Sculptural Minimalism | Explore the Trend with Tips from Keti Lytras
GLOBEWEST HEAD OF CREATIVE
As GlobeWest’s Head of Creative, (the ever humble but ridiculously talented and insightful) Keti Lytras overseas the creative direction of our vast furniture and homewares collections.
Below, Keti shares with us her inspiration behind Sculptural Minimalism and what it’s all about.
Sculptural Minimalism | Keti Lytras Q&A
Where did the idea for the theme originate and what lifestyle factors drove the design direction?
Sculptural Minimalism was born from a growing desire for mindful living and is rooted in Modern living interiors.
The theme explores the need to disconnect to connect, get rid of clutter and dedicate spaces for quiet reflection.
Who and what was your inspiration?
We were inspired by a combination of Brutalist architecture and Henry Moore’s figurative forms.
Brutalist is a raw, architectural style that flourished in the mid 1950s to mid 1970s, originally descending from the modernist architectural movement of the 20th century.
Henry Moore (1898-1986) was an English artist best known for his semi abstract monumental bronze sculptures, which are located throughout the world as public works of art.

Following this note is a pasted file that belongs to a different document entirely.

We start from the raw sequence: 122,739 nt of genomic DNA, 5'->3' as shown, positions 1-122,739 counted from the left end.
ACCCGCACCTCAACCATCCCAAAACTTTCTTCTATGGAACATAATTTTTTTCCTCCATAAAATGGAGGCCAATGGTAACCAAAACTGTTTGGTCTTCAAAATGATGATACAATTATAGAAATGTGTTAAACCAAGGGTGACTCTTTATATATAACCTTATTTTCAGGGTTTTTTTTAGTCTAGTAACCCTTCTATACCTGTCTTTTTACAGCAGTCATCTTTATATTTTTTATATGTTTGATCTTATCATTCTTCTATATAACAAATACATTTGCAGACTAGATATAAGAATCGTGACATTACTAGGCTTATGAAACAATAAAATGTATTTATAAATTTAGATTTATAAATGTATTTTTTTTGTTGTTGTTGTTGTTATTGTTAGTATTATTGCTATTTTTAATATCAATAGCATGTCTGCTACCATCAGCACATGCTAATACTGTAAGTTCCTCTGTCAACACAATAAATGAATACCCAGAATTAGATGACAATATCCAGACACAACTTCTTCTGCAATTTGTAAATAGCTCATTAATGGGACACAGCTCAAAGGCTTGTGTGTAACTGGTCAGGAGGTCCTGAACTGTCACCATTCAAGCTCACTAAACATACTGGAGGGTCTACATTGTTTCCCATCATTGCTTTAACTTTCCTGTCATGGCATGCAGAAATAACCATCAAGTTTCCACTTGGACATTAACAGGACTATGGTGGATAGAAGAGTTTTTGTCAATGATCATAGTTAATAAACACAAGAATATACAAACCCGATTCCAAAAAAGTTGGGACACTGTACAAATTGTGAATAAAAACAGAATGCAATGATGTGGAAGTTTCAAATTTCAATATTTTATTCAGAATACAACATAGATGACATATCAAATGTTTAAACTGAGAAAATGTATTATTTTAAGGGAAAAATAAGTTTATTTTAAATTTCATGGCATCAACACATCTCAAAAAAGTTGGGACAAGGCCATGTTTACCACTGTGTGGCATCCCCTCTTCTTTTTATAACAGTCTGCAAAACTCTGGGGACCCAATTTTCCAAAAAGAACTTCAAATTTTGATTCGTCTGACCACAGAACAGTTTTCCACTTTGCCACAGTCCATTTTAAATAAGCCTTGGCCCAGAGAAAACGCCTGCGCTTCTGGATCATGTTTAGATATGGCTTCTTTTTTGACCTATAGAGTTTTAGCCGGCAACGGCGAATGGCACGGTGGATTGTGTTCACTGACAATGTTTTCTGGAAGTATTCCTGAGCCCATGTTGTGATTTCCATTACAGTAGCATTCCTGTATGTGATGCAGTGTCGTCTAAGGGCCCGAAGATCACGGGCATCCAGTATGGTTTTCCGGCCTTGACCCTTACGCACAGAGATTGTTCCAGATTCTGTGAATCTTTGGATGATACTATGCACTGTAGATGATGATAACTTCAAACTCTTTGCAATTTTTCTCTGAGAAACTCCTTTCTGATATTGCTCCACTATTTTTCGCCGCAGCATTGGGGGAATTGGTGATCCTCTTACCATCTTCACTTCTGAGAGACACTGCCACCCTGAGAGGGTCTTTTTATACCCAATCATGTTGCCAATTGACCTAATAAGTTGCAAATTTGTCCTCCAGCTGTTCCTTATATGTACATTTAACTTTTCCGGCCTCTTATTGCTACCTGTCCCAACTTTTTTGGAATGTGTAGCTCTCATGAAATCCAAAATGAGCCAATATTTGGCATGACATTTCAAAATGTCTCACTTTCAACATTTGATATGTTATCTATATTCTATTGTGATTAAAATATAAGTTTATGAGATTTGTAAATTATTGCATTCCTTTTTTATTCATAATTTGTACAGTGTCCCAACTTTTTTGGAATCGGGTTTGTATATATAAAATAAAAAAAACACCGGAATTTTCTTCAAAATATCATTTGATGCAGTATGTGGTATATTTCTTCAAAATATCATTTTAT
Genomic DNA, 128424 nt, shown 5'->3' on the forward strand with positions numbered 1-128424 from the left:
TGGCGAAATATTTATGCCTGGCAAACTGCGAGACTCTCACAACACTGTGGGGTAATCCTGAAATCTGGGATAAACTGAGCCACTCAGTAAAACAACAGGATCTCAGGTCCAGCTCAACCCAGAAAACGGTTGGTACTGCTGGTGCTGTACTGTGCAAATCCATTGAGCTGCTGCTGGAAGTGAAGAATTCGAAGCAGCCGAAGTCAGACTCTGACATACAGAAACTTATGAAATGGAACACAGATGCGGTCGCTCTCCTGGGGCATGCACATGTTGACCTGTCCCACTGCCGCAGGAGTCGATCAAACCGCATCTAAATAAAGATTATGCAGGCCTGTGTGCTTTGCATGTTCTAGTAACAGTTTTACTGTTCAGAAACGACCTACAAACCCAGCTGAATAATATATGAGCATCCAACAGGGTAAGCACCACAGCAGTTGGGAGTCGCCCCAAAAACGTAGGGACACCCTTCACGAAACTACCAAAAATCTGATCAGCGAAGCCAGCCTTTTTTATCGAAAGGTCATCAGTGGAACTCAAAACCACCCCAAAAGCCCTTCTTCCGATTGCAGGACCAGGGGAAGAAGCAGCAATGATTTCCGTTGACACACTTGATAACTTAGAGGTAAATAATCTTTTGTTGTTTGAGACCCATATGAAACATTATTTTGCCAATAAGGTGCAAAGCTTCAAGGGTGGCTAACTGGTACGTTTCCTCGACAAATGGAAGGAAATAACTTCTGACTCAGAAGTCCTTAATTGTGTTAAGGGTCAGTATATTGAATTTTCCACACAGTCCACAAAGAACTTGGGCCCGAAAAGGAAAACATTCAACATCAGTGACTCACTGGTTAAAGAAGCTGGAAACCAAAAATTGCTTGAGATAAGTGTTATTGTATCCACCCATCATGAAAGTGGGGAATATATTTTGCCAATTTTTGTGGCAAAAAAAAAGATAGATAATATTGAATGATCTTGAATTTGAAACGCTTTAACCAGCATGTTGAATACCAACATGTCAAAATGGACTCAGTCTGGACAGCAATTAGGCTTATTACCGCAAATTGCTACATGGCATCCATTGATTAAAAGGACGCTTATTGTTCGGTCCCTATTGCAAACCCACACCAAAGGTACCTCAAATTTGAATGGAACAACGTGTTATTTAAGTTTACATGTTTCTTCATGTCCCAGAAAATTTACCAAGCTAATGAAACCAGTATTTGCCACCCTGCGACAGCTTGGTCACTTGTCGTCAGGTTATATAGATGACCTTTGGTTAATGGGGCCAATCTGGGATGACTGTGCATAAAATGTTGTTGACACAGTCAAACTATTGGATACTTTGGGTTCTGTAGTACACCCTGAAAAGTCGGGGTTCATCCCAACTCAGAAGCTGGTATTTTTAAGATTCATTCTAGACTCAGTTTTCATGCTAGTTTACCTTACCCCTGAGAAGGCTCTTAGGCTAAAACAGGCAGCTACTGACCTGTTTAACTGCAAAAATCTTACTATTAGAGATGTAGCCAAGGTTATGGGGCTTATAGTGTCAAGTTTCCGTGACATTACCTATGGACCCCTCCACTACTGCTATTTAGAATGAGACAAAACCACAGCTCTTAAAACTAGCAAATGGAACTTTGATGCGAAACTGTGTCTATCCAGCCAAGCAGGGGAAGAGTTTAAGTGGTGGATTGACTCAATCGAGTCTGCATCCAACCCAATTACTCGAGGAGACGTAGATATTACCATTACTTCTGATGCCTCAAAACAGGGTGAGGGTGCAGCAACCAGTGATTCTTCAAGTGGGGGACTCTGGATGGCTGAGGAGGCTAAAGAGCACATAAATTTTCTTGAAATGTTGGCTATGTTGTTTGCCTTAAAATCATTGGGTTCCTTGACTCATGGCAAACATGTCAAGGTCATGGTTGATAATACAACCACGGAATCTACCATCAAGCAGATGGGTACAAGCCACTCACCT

How would you describe your direction?
Products are grounded, remain highly functional yet are more sculptural.
Minimalism has taken a sculptural turn with rounded silhouettes bringing new life to monochromatic interiors.
There’s a commitment to extreme simplicity and clean lines.
What material features most prominently?
The quality of textures and finishes are key to this trend.
Composite stone, travertine and ceramic finishes are the elemental materials used to create solidity and weight.
Glass and finer frames bring a lightness to the range, origami wall art adding a slightly Japanese twist.
KETI’S SCULPTURAL MINIMALISM PICKS
Pictured: Lyla Dining Chair in Cool Grey